I have always been puzzled by the DECC Chief Scientist’s (and consequently DECC’s) apparent obsession with heat pumps.  Replacing gas boilers with heat pumps theoretically makes sense if you are seeking to minimise carbon and you assume a switch to low carbon electricity.  Based on the belief that heat pumps were a good idea and that millions of households (a target of 4.5 million covering both water and air source heat pumps) would somehow switch to heat pumps from gas boilers, along with equally aggressive assumptions about the rate of adoption of electric vehicles led to an analysis that showed electricity demand growing significantly.  This whole analysis always struck me as a neat theoretical set of calculations without much real engineering, economic or market reality and yet it was a major driver for the Electricity Market Reform (EMR).  As opposed to growth in electricity demand there is increasing evidence that we may well find ourselves in a world where more efficient lights and appliances result in stable or even declining electricity use.


It seems extremely unlikely to me that water source heat pumps will be the solution to the UK energy problems of cost and security that the Independent on Sunday seems to think.  This critique is not aimed at the technology per se or the particular solution provider or project developer – more the lack of analysis and quality of reporting on innovation.  There will be some circumstances where water source and air source heat pumps may make good sense for some new buildings but they are unlikely to solve the massive problems of a grossly inefficient building stock and fuel poverty.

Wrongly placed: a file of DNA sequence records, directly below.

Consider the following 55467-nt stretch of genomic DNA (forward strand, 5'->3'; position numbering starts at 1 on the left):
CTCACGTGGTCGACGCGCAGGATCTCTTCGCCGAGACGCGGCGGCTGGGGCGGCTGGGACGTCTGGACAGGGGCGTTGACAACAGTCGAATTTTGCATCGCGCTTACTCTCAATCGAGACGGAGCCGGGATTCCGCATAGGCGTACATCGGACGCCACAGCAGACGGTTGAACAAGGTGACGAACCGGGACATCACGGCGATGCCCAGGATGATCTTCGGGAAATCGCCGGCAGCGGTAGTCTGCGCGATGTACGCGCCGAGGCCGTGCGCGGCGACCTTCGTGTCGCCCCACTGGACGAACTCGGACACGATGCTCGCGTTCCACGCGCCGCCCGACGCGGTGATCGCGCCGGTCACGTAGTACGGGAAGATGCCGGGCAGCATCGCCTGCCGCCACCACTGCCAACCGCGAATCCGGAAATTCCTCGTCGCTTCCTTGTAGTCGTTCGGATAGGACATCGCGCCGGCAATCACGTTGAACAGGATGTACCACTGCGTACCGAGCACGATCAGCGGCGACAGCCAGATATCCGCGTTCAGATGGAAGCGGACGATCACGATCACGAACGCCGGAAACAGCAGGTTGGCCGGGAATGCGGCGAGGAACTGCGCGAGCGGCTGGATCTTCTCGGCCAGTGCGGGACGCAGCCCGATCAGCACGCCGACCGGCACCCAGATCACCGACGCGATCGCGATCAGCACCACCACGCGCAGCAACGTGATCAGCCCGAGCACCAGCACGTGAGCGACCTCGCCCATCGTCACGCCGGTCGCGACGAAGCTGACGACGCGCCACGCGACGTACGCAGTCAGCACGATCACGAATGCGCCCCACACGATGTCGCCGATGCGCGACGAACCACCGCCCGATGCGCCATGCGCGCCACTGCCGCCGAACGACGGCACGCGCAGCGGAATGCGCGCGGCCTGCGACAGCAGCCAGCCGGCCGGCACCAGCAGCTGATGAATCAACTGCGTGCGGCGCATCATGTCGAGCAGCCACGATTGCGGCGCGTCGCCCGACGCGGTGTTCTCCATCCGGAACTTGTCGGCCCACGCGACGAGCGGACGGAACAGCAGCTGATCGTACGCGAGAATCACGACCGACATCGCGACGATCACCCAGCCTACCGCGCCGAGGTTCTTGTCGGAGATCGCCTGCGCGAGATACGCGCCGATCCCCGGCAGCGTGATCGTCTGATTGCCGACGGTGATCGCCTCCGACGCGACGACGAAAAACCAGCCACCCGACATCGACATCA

To sum up when looking at articles like this remember:


  • the stages of the hype cycle
  • there isn’t a single technology solution to our energy problems
  • the viability of technologies is usually very site specific
  • adoption of technology is usually driven by real cost saving and/or regulation and not by hope
  • answers promoted by politicians – especially before any serious analysis has been done – should be treated with a large pinch of salt.
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Dr Steven Fawkes